No end to campaign in swing state of Colorado
The seventh-floor suite of an isolated business tower in this area of richly ethnic enclaves bustled for much of the last year with Republican volunteers poring over voter phone lists, then dialing to speak with residents not just in English, but also Spanish and Korean.
For the state Republican Party, which four years ago did not have a field office in this Denver suburb rife with Democratic and unaffiliated voters, the plan was simple: Begin a conversation with groups that don’t often cast ballots in midterm elections and have never had much contact with the party.
And the party has no plans of packing up and moving out.
Both major parties, along with a host of outside groups, are now gearing up for 2016, when this swing state will be back in the spotlight with a presidential race at the top of the ticket, and another U.S. Senate contest on the ballot as well.
“We’re not going anywhere,” Ryan Call, the state’s Republican chairman, said in a recent interview. “We’ll keep a substantial presence here in Aurora and around the state. But specifically here in Aurora — if this party wants to excel in elections and be relevant in 2016, we need to forge relationships with growing numbers of Hispanic and Asian American voters — that’s what we’re prepared to do.”
With Republican Cory Gardner taking over a U.S. Senate seat Tuesday as Democratic Gov. John Hickenlooper won reelection, both sides in Colorado’s narrowly divided politics were claiming some successes from the tens of millions of dollars they poured into the state, a large portion of it in ground-level get-out-the-vote efforts for the state’s first mail-only election.
In Colorado, where each voter was mailed a ballot in mid-October, early outreach was crucial.
Americans for Prosperity-Colorado, an arm of the national conservative nonprofit bankrolled by the billionaire Koch brothers, has had, since January, almost three dozen paid field staff in the state and hundreds of activists knocking on doors and making phone calls. In 2012, the group had five paid staffers, said state director Dustin Zvonek.
“Our plan is to continue to build our grass-roots infrastructure each and every year to continue to engage in policy fights at all levels of government,” Zvonek said. “A lot of attention is given to the TV ads we run or the direct mail, but our real strength is our grass-roots infrastructure — our ability to have conversations with Coloradans on the phone or at their doorsteps.”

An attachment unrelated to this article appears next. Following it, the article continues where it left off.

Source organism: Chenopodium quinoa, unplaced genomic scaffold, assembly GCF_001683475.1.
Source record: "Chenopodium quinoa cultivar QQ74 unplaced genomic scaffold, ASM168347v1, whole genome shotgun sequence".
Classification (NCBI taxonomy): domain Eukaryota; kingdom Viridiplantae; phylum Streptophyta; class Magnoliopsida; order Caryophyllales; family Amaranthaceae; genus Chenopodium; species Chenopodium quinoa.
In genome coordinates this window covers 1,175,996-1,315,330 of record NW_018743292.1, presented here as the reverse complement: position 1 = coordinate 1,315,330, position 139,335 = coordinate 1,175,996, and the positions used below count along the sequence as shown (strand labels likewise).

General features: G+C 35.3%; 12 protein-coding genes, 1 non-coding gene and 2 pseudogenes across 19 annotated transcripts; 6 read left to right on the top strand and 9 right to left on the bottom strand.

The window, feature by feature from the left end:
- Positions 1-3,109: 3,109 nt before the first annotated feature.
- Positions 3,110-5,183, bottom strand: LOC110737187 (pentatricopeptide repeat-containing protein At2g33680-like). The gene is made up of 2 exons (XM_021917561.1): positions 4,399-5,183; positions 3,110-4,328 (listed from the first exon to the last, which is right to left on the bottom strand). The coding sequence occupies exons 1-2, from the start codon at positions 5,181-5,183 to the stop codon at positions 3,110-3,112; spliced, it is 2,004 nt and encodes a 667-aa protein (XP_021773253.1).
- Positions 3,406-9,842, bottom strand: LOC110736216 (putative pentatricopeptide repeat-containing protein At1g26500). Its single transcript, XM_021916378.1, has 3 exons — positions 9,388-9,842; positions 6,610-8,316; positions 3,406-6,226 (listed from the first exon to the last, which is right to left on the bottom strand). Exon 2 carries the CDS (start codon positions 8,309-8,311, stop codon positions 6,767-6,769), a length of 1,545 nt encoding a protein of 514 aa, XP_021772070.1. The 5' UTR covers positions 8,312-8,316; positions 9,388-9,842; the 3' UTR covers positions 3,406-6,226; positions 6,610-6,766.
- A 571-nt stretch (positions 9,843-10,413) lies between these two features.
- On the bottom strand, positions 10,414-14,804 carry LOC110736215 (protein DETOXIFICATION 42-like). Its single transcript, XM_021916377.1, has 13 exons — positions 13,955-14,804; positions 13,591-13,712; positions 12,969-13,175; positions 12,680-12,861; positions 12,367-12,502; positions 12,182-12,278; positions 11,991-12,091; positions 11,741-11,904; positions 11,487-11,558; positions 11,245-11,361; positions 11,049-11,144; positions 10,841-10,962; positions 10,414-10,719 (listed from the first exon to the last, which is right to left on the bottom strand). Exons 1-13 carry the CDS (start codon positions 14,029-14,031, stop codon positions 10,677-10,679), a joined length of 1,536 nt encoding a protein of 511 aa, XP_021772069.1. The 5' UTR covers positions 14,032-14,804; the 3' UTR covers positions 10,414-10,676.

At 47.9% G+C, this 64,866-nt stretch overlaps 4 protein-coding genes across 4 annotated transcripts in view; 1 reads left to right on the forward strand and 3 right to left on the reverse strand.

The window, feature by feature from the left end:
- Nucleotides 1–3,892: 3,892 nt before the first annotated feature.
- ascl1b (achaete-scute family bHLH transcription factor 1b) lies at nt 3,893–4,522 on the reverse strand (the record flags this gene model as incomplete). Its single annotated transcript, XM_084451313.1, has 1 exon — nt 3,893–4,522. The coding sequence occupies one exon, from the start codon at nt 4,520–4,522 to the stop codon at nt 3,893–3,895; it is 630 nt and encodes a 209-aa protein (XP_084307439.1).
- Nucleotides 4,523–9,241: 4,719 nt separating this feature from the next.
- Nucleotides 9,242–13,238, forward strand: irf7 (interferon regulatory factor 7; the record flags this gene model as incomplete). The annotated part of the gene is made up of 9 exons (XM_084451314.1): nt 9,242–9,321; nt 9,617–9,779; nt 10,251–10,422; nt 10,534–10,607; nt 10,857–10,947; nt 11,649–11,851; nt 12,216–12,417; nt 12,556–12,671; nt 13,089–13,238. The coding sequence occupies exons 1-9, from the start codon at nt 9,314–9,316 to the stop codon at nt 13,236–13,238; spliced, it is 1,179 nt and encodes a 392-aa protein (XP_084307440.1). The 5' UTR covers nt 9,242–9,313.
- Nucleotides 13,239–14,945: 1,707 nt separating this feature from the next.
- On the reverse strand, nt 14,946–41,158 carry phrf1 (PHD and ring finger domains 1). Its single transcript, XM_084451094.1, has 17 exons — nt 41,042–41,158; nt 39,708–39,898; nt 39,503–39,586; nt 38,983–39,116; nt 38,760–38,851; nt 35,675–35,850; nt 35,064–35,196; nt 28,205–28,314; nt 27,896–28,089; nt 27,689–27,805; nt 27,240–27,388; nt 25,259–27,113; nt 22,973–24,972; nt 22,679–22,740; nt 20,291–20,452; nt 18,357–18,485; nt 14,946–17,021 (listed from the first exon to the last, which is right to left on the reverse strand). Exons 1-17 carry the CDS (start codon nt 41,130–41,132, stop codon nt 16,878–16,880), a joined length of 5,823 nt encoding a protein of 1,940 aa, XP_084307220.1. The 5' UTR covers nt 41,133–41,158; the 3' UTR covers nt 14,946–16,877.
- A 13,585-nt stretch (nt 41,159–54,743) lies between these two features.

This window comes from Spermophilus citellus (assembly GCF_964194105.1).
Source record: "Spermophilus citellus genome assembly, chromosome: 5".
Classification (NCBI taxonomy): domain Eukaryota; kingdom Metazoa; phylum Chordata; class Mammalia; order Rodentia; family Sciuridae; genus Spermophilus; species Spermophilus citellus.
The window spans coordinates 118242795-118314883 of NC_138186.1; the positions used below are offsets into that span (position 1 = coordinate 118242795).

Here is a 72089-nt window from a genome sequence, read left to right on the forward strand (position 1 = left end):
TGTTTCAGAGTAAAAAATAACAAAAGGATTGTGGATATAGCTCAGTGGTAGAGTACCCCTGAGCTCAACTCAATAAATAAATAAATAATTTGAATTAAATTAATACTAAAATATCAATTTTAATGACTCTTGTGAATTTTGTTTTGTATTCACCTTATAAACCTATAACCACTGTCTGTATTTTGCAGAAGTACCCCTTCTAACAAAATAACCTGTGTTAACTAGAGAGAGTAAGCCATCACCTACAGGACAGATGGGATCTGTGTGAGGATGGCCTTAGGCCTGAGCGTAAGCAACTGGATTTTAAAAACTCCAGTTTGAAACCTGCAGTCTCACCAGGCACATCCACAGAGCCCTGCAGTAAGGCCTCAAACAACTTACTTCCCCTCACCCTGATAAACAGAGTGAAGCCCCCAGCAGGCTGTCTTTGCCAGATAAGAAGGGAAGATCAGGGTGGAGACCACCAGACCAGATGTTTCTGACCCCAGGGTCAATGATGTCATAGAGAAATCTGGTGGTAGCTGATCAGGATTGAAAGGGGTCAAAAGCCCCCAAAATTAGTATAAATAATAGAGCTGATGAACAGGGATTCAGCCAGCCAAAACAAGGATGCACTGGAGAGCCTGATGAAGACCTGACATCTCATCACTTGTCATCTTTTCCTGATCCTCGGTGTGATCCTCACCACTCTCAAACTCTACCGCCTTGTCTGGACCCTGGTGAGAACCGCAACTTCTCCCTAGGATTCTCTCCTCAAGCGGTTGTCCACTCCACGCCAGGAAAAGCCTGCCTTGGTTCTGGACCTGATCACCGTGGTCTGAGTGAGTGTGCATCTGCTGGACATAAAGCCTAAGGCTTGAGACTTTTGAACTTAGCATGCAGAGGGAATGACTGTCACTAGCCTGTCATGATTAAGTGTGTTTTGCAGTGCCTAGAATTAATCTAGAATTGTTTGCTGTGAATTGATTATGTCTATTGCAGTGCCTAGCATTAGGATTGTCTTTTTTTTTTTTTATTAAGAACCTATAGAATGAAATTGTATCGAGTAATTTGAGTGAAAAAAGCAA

Because Americans for Prosperity is considered a social welfare nonprofit, it does not have to disclose its donors. However, public TV ad buys show the group spent about $2 million in ads this year targeting Democratic Sen. Mark Udall’s support of the Affordable Care Act. It spent about $365,000 in express advocacy — which specifically targeted Udall and is required to be made public under federal election law — such as campaign literature and voter outreach.
Zvonek says the conservative group plans to hire additional paid staffers in the months ahead.
“We’re talking to people at their doorsteps. It’s an investment and a connection that will help give us leverage,” Zvonek said, noting the state’s growing number of unaffiliated voters who can break either way.
But conservatives are not the only ones poised to maintain a presence here in a state that twice voted to elect Barack Obama as president.
In an ambitious ground operation of its own, the Democratic Senatorial Campaign Committee this year invested $60 million in its Bannock Street Project, named after the street where Colorado Sen. Michael Bennet, the group’s chairman, housed his campaign headquarters in 2010.
That year, as the GOP saw sweeping victories nationwide, Bennet defeated Republican Ken Buck by 2 percentage points in part because of a robust field team. That team tripled in size for 2014, according to Paul Dunn, national field director for the DSCC.
While the Democratic Senate candidate lost, senior DSCC aides point to some underlying success: Their analysis of incomplete returns shows the electorate in Colorado was about 1.5 percentage points more Democratic than in 2010, with more 18- to 34-year-olds voting in 2014 than four years ago. Democratic volunteers knocked on 1.3 million doors in Colorado this year — a substantial increase from 2010, Dunn said. National Democratic officials said Hickenlooper’s narrow victory would not have been possible without that effort.
“While field operations alone will never be enough to trump a national wave election like we saw in 2014, the final numbers coming out of Colorado clearly demonstrate our ability to expand the electorate and make it more Democratic and more diverse,” Dunn said in an email. “Democrats in Colorado know that we must continue to invest in these programs for us to be successful in 2016 and for years to come.”
Other Democratic-affiliated groups, such as billionaire environmentalist Tom Steyer’s NextGen Climate, spent millions on Colorado ground efforts, says its state advisor, Craig Hughes, a longtime Democratic strategist who also served as state advisor to Obama’s campaigns here. Hughes says he expects the efforts to continue into 2016, with increased targeting of “climate voters,” through mail, TV ads and volunteers on the ground.
Robert Loevy, a professor emeritus of political science at Colorado College, said that with these groups remaining in the state, an election season that seems nonstop is just that.
“The door knocking we’re seeing with campaigns is something that’s going to go on incessantly, much like it already has here in the last eight years,” Loevy said. “Before long, the ads will be back on TV and the campaign literature in the mail. It’s a normal way of life here — election after election.”
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